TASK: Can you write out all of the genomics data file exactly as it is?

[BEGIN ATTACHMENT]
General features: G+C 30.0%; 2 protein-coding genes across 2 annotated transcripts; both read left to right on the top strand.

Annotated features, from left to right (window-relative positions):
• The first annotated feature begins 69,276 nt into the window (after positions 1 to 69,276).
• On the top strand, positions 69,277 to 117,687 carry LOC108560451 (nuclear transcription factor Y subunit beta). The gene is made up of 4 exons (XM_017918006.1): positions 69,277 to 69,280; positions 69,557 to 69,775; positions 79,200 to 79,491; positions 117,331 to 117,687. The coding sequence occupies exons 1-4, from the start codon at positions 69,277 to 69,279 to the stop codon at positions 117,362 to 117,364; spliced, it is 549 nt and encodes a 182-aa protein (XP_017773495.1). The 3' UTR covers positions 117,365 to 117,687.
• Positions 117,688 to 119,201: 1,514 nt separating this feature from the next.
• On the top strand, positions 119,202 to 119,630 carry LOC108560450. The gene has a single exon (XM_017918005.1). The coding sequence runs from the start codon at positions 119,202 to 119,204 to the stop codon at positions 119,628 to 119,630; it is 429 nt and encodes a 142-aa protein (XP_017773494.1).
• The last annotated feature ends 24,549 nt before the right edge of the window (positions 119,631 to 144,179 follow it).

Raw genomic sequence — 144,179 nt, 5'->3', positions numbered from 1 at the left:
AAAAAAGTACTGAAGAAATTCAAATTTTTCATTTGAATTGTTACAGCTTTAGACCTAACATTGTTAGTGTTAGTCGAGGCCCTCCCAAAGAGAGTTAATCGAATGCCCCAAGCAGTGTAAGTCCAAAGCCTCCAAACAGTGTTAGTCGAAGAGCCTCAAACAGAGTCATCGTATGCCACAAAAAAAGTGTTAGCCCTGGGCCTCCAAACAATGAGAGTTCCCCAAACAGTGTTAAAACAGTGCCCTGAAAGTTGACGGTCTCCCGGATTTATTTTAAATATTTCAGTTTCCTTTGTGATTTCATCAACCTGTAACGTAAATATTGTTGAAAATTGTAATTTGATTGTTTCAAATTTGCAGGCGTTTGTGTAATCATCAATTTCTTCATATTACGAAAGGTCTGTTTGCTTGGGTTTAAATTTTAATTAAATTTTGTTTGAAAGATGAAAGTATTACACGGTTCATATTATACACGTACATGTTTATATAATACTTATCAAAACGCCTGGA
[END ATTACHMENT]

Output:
General features: G+C 30.0%; 2 protein-coding genes across 2 annotated transcripts; both read left to right on the top strand.

Annotated features, from left to right (window-relative positions):
• The first annotated feature begins 69,276 nt into the window (after positions 1 to 69,276).
• On the top strand, positions 69,277 to 117,687 carry LOC108560451 (nuclear transcription factor Y subunit beta). The gene is made up of 4 exons (XM_017918006.1): positions 69,277 to 69,280; positions 69,557 to 69,775; positions 79,200 to 79,491; positions 117,331 to 117,687. The coding sequence occupies exons 1-4, from the start codon at positions 69,277 to 69,279 to the stop codon at positions 117,362 to 117,364; spliced, it is 549 nt and encodes a 182-aa protein (XP_017773495.1). The 3' UTR covers positions 117,365 to 117,687.
• Positions 117,688 to 119,201: 1,514 nt separating this feature from the next.
• On the top strand, positions 119,202 to 119,630 carry LOC108560450. The gene has a single exon (XM_017918005.1). The coding sequence runs from the start codon at positions 119,202 to 119,204 to the stop codon at positions 119,628 to 119,630; it is 429 nt and encodes a 142-aa protein (XP_017773494.1).
• The last annotated feature ends 24,549 nt before the right edge of the window (positions 119,631 to 144,179 follow it).

Raw genomic sequence — 144,179 nt, 5'->3', positions numbered from 1 at the left:
AAAAAAGTACTGAAGAAATTCAAATTTTTCATTTGAATTGTTACAGCTTTAGACCTAACATTGTTAGTGTTAGTCGAGGCCCTCCCAAAGAGAGTTAATCGAATGCCCCAAGCAGTGTAAGTCCAAAGCCTCCAAACAGTGTTAGTCGAAGAGCCTCAAACAGAGTCATCGTATGCCACAAAAAAAGTGTTAGCCCTGGGCCTCCAAACAATGAGAGTTCCCCAAACAGTGTTAAAACAGTGCCCTGAAAGTTGACGGTCTCCCGGATTTATTTTAAATATTTCAGTTTCCTTTGTGATTTCATCAACCTGTAACGTAAATATTGTTGAAAATTGTAATTTGATTGTTTCAAATTTGCAGGCGTTTGTGTAATCATCAATTTCTTCATATTACGAAAGGTCTGTTTGCTTGGGTTTAAATTTTAATTAAATTTTGTTTGAAAGATGAAAGTATTACACGGTTCATATTATACACGTACATGTTTATATAATACTTATCAAAACGCCTGGA